SRX

Expand all | Collapse all

RRI, reverse route insertion, ARI

Jump to Best Answer
  • 1.  RRI, reverse route insertion, ARI

    Posted 10-09-2018 22:30
    I have questions about ARI/RRI . First, does the SRX series utilize RRI as ARI ? It's my understanding that ARI is normal traffic flow.
    Another question, RRI contains an exception,
    so does this have anything to do with the default route as well? I.e. source and destination rules?

    The exception is this...

    No routes are added if the accepted remote proxy address is the default (0.0.0.0/0). In this case, you can run routing protocols over the tunnel to learn routes and add static routes for the traffic you want to be protected over this tunnel.

    The only place I've specified 0::0/0 and 0.0.0.0/0 is in the nat source rules. Not the remote proxy addressing.

    Can I take advantage of RRI ?

    I have a couple of ASUS AP's that can't seem to do without tunneling. I disabled teredo junk in windows but may reenable it.

    All comments and replies are greatly appreciated.


  • 2.  RE: RRI, reverse route insertion, ARI

    Posted 10-10-2018 01:08

    Hello,

    Juniper SRX supports ARI with traffic selectors, if that's Your question

    https://www.juniper.net/documentation/en_US/junos/topics/concept/security-ipsec-vpn-auto-route-insertion-understanding.html

    HTH

    Thx

    Alex



  • 3.  RE: RRI, reverse route insertion, ARI
    Best Answer

    Posted 10-10-2018 07:47

    Hi Eugene,

     

    ARI (Auto Route Insertion) in Juniper is the same as Reverse Route Injection (RRI) in Cisco:

     

     

     

    In Juniper, ARI will populate your routing-table with static routes in order to reach remote subnets over the tunnel. This remote subnets will be taken from the "remote-ip" configured under the "traffic-selectors" configuration stanza for a specific VPN tunnel. This remote subnets also represent the remote proxy-ids of that tunnel. The following document will better explain traffic-selectors in VPN:

     

    https://www.juniper.net/documentation/en_US/junos/topics/topic-map/security-traffic-selectors-in-route-based-vpns.html

     

    As of now I havent seen a trafrfic-selector using 0/0 prefix, however the documentation states that this will be no longer supported (at least for "remote-ip" which ends up installing a 0/0 route via the VPN in the SRX's routing-table):

     

    A remote address of 0.0.0.0/0 (IPv4) or 0::0 (IPv6) for site-to-site VPNs

    Starting with Junos OS Release 15.1X49-D140, on all SRX Series devices and vSRX instances, when you configure the traffic-selector with a remote address of 0::0 (IPv6), the following “error: configuration check-out failed” message is displayed when performing the commit and the configuration checkout fails.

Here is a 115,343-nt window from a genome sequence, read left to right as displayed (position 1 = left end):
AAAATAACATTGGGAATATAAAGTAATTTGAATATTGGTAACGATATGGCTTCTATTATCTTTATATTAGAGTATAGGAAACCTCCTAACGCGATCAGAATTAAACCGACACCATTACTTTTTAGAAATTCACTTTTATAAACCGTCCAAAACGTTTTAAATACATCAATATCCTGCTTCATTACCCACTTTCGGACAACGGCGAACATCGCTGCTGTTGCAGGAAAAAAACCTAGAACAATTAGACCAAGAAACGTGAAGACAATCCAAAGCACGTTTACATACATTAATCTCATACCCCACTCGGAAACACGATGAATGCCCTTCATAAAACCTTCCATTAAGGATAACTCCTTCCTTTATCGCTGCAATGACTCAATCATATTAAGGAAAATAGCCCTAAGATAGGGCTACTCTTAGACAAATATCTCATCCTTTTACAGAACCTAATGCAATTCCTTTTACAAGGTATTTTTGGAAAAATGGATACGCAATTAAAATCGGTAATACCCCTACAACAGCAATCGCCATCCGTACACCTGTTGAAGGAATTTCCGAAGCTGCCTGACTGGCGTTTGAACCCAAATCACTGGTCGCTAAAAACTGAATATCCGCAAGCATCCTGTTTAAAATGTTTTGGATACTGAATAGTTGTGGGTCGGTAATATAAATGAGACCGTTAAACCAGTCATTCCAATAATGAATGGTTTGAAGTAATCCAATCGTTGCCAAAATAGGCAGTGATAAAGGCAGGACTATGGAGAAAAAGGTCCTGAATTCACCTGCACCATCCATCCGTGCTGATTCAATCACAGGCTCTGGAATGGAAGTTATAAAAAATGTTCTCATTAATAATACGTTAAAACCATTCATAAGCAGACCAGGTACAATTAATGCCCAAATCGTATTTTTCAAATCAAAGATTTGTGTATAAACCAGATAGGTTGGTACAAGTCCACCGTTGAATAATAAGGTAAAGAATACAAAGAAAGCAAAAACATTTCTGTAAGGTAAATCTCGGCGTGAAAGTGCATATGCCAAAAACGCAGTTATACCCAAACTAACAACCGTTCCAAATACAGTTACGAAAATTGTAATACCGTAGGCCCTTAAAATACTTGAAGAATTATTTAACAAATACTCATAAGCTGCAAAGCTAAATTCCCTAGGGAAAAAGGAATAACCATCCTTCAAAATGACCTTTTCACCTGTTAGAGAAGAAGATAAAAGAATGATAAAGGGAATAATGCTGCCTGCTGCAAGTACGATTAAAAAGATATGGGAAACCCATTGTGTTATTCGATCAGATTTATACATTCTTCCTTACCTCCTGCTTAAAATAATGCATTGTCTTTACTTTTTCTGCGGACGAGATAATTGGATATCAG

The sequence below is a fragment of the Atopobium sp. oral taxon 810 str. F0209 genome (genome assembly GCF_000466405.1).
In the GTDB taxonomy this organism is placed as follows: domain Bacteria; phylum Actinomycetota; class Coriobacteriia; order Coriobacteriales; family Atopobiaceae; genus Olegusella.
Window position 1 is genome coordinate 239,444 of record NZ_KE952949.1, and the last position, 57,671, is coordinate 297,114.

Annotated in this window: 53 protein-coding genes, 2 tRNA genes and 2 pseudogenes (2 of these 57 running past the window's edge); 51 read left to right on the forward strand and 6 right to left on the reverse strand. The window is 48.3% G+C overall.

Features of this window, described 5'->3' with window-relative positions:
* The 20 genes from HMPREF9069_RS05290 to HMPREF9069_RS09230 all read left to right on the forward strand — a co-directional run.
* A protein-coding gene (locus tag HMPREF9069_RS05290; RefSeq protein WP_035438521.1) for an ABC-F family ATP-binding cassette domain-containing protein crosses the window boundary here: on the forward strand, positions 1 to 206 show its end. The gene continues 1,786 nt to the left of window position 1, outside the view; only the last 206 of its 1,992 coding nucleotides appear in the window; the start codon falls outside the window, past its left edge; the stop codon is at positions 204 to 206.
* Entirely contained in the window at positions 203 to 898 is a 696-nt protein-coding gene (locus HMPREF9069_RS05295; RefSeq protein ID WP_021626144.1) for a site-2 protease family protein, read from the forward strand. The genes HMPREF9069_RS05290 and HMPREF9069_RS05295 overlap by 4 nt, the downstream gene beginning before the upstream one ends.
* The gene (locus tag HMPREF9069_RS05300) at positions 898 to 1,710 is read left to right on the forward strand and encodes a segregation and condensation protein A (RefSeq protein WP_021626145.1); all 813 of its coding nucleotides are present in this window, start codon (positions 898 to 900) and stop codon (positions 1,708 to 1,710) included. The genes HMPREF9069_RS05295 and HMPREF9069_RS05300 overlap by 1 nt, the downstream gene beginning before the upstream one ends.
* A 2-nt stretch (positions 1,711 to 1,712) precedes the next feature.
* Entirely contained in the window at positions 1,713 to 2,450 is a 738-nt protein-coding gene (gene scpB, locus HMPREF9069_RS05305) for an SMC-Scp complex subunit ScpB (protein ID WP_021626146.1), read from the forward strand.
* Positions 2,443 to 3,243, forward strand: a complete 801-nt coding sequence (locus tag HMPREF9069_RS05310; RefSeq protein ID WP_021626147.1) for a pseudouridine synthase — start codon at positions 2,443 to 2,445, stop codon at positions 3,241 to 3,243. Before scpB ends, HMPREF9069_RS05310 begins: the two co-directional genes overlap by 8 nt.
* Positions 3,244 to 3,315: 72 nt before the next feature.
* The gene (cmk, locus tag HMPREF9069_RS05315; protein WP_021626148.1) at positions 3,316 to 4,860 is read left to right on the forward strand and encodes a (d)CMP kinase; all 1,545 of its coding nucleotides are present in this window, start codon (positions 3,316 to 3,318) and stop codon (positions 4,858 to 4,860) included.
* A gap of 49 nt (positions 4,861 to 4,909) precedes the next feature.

https://www.juniper.net/documentation/en_US/junos/topics/topic-map/security-traffic-selectors-in-route-based-vpns.html

     

    If you are using a route-based VPN on the SRX side, then yes you could configure dynamic-routing protocols over the VPN and learn/share routes with the remote peers.

     

    Now, I am unsure about what you are looking for on this part:

     

    "Can I take advantage of RRI ?

    I have a couple of ASUS AP's that can't seem to do without tunneling. I disabled teredo junk in windows but may reenable it."

     

    Are you trying to setup dynamic VPNs tunnels against the SRX from those Asus Access Points? what does teredo has to do with the SRX? is it being ran on the Access Points?

     

     



  • 4.  RE: RRI, reverse route insertion, ARI

    Posted 10-10-2018 15:00
    I have elected to turn off any tunneling in my network at present. My locale houses electricity that seems not always fit for certain functions of a gateway. I.e. single phase electricity and oddly configured ground switching stations. VPN seems a bit anomolous here. I did not try using RRI, and that may have straightened out the ASUS wireless AP's on the SRX. I turned off all tunneling on the AP's. My network now runs very well.

    My conclusion is that if you want to use VPN you might want to get a separate SRX for the task. I haven't enabled ipsec, l2tp or pptp on the SRX for it but my resources are all used up anyway.

    My take is that VPN on a small network, using the three protocols is too resource consuming. A large scale network is where these tools would be more useful.

    Further comments and objective points are welcome.

    eugene73,
    B S.C.M. Engineering Graduate.
    Construction, ITT Tech Alumni
    A.A.S. Drafting, Design, ITT Tech.